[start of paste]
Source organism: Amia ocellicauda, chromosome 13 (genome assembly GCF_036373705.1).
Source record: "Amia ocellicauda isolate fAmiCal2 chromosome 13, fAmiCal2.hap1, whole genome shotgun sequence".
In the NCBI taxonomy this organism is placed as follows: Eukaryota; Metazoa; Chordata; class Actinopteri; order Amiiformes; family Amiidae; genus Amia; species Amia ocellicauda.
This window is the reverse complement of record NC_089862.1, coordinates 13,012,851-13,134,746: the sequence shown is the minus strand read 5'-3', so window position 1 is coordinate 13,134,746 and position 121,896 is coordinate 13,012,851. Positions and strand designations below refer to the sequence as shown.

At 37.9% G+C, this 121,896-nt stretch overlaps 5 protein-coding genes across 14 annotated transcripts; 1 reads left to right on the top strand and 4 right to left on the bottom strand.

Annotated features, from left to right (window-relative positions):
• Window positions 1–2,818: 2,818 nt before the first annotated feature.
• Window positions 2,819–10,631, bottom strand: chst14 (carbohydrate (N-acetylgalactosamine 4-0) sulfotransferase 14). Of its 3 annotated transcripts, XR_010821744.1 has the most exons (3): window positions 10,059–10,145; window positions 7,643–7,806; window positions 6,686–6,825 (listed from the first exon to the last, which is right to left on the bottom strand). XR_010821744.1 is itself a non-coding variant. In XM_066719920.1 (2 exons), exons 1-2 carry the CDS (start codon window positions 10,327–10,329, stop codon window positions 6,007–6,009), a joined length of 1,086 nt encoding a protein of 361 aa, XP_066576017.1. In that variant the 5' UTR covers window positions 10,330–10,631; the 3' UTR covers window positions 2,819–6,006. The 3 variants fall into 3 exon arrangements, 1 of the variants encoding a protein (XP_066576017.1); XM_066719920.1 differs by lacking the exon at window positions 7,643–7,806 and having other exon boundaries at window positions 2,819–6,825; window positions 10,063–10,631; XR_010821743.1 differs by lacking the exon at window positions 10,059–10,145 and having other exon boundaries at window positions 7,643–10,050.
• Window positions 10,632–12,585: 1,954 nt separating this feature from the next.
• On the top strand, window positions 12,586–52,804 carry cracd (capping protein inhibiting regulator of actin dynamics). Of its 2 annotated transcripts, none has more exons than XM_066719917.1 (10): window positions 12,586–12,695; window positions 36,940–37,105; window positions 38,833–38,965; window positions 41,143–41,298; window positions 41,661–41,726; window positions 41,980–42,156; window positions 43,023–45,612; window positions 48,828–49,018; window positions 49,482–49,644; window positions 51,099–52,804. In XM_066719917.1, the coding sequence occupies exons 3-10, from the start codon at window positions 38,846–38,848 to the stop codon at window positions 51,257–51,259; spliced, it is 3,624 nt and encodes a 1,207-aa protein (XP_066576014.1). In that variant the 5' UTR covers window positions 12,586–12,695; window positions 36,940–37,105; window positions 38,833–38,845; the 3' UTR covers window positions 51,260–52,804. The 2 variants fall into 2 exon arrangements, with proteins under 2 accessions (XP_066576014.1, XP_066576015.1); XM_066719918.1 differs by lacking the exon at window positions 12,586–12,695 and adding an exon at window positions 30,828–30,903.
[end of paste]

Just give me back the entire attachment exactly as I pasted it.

Source organism: Amia ocellicauda, chromosome 13 (genome assembly GCF_036373705.1).
Source record: "Amia ocellicauda isolate fAmiCal2 chromosome 13, fAmiCal2.hap1, whole genome shotgun sequence".
In the NCBI taxonomy this organism is placed as follows: Eukaryota; Metazoa; Chordata; class Actinopteri; order Amiiformes; family Amiidae; genus Amia; species Amia ocellicauda.
This window is the reverse complement of record NC_089862.1, coordinates 13,012,851-13,134,746: the sequence shown is the minus strand read 5'-3', so window position 1 is coordinate 13,134,746 and position 121,896 is coordinate 13,012,851. Positions and strand designations below refer to the sequence as shown.

At 37.9% G+C, this 121,896-nt stretch overlaps 5 protein-coding genes across 14 annotated transcripts; 1 reads left to right on the top strand and 4 right to left on the bottom strand.

Annotated features, from left to right (window-relative positions):
• Window positions 1–2,818: 2,818 nt before the first annotated feature.
• Window positions 2,819–10,631, bottom strand: chst14 (carbohydrate (N-acetylgalactosamine 4-0) sulfotransferase 14). Of its 3 annotated transcripts, XR_010821744.1 has the most exons (3): window positions 10,059–10,145; window positions 7,643–7,806; window positions 6,686–6,825 (listed from the first exon to the last, which is right to left on the bottom strand). XR_010821744.1 is itself a non-coding variant. In XM_066719920.1 (2 exons), exons 1-2 carry the CDS (start codon window positions 10,327–10,329, stop codon window positions 6,007–6,009), a joined length of 1,086 nt encoding a protein of 361 aa, XP_066576017.1. In that variant the 5' UTR covers window positions 10,330–10,631; the 3' UTR covers window positions 2,819–6,006. The 3 variants fall into 3 exon arrangements, 1 of the variants encoding a protein (XP_066576017.1); XM_066719920.1 differs by lacking the exon at window positions 7,643–7,806 and having other exon boundaries at window positions 2,819–6,825; window positions 10,063–10,631; XR_010821743.1 differs by lacking the exon at window positions 10,059–10,145 and having other exon boundaries at window positions 7,643–10,050.
• Window positions 10,632–12,585: 1,954 nt separating this feature from the next.
• On the top strand, window positions 12,586–52,804 carry cracd (capping protein inhibiting regulator of actin dynamics). Of its 2 annotated transcripts, none has more exons than XM_066719917.1 (10): window positions 12,586–12,695; window positions 36,940–37,105; window positions 38,833–38,965; window positions 41,143–41,298; window positions 41,661–41,726; window positions 41,980–42,156; window positions 43,023–45,612; window positions 48,828–49,018; window positions 49,482–49,644; window positions 51,099–52,804. In XM_066719917.1, the coding sequence occupies exons 3-10, from the start codon at window positions 38,846–38,848 to the stop codon at window positions 51,257–51,259; spliced, it is 3,624 nt and encodes a 1,207-aa protein (XP_066576014.1). In that variant the 5' UTR covers window positions 12,586–12,695; window positions 36,940–37,105; window positions 38,833–38,845; the 3' UTR covers window positions 51,260–52,804. The 2 variants fall into 2 exon arrangements, with proteins under 2 accessions (XP_066576014.1, XP_066576015.1); XM_066719918.1 differs by lacking the exon at window positions 12,586–12,695 and adding an exon at window positions 30,828–30,903.